spraff spraff - 6 months ago 28
Perl Question

Why do these impossible-looking regexes match these strings?

In Perl I have

if ($_ =~ /$search/)
print STDERR "$search matches $_";

which outputs

^[\s\t]*#?[\s\t]*unix_listener[\s\t\]+auth-userdb[\s\t]* matches unix_listener lmtp {
^[\s\t]*#?[\s\t]*unix_listener[\s\t\]+auth-userdb[\s\t]* matches unix_listener auth-userdb {
^[\s\t]*#?[\s\t]*unix_listener[\s\t\]+auth-userdb[\s\t]* matches #unix_listener /var/spool/postfix/private/auth {
^[\s\t]*#?[\s\t]*unix_listener[\s\t\]+auth-userdb[\s\t]* matches unix_listener dict {

This seems impossible since only one of the
strings contains

Even weirder, by adding a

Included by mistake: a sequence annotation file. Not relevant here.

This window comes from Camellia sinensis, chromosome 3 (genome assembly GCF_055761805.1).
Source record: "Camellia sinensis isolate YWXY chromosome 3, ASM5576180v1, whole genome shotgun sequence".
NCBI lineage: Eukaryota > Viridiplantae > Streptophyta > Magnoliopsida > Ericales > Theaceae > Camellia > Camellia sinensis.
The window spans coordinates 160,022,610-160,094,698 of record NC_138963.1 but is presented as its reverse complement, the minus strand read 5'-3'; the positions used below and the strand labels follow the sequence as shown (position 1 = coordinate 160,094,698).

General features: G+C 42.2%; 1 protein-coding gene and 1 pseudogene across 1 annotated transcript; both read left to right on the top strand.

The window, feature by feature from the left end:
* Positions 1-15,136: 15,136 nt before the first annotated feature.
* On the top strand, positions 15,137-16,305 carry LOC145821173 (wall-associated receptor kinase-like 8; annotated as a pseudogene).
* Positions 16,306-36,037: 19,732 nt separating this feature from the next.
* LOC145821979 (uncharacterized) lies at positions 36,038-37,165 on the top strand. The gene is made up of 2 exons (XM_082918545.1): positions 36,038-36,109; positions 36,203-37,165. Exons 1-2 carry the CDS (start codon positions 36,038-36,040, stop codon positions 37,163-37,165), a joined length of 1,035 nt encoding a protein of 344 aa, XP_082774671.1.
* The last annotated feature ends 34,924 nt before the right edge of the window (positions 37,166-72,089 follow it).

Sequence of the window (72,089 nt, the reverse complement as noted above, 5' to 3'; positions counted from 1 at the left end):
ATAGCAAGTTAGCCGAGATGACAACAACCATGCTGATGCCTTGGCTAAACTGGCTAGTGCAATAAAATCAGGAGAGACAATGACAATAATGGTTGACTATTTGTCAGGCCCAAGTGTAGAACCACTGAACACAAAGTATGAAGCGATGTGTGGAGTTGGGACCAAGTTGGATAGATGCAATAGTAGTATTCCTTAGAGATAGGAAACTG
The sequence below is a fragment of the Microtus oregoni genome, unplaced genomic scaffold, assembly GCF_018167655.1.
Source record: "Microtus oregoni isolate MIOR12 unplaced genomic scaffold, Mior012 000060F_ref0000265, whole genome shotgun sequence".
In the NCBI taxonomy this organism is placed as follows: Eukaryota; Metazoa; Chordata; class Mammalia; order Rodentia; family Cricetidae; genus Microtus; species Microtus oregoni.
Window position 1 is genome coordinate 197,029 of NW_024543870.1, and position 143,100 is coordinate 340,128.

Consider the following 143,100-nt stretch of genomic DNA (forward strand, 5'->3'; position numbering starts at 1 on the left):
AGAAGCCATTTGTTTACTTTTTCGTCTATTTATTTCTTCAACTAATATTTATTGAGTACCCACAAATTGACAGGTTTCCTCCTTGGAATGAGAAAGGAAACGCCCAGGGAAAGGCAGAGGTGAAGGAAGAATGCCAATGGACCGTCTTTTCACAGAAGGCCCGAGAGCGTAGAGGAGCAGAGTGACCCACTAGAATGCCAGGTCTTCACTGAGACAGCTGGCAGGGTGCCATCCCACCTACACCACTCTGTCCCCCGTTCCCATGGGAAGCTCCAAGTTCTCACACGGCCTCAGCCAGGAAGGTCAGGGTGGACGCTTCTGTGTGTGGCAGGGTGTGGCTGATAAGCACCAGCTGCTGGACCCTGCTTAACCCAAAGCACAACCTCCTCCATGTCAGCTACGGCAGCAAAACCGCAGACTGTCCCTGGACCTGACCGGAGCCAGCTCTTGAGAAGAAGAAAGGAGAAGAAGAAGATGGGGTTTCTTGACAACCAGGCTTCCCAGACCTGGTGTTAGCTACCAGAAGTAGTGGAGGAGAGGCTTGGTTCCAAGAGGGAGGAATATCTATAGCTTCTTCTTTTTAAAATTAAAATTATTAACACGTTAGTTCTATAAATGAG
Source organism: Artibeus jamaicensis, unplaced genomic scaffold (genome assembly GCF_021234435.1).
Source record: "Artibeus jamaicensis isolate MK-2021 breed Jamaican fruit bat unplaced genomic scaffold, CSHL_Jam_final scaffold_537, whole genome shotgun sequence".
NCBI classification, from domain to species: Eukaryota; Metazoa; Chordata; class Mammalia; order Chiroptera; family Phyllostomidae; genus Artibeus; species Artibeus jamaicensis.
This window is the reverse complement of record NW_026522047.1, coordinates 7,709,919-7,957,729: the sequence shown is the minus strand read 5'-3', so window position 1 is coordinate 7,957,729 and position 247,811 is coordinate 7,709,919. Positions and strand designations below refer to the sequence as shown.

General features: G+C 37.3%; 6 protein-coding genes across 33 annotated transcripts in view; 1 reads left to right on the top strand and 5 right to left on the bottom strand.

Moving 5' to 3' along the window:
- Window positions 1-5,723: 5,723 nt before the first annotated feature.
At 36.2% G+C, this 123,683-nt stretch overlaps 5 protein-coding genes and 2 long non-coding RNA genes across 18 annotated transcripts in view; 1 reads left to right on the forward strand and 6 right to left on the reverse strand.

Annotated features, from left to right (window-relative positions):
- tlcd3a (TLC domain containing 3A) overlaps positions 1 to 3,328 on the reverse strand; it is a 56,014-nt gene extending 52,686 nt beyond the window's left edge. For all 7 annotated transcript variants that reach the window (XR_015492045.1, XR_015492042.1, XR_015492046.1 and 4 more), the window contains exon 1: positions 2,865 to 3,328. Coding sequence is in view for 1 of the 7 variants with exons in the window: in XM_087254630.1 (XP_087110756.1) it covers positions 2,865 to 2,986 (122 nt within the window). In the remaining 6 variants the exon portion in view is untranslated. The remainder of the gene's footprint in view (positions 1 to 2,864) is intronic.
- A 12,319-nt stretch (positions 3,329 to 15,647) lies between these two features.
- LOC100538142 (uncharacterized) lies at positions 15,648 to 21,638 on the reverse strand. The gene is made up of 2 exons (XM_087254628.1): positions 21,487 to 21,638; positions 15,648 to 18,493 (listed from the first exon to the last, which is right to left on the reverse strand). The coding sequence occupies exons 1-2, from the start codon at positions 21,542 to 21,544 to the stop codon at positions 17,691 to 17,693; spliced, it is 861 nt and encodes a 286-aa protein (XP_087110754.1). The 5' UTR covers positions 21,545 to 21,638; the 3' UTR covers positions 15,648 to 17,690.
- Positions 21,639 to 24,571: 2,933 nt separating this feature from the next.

to the end of the regex I get

^[\s\t]*#?[\s\t]*unix_listener[\s\t\]+auth-userdb[\s\t]*\{ matches unix_listener lmtp {

but no other matches (on the same input).

I thought I understood regexes of this type completely, but I can't figure out the logic here.

Someone please explain

  • why the first four
    lines match
    instead of only the one which contains

  • why adding the
    to the regex eliminated all but one match.


Look at the char class you wrote:

Start                 End
|                       |
v                       v
      Because this is escaped

So you effectively have


Replace whole regex with ^\s*#?\s*unix_listener\s+auth-userdb\s* since \t is included within \s.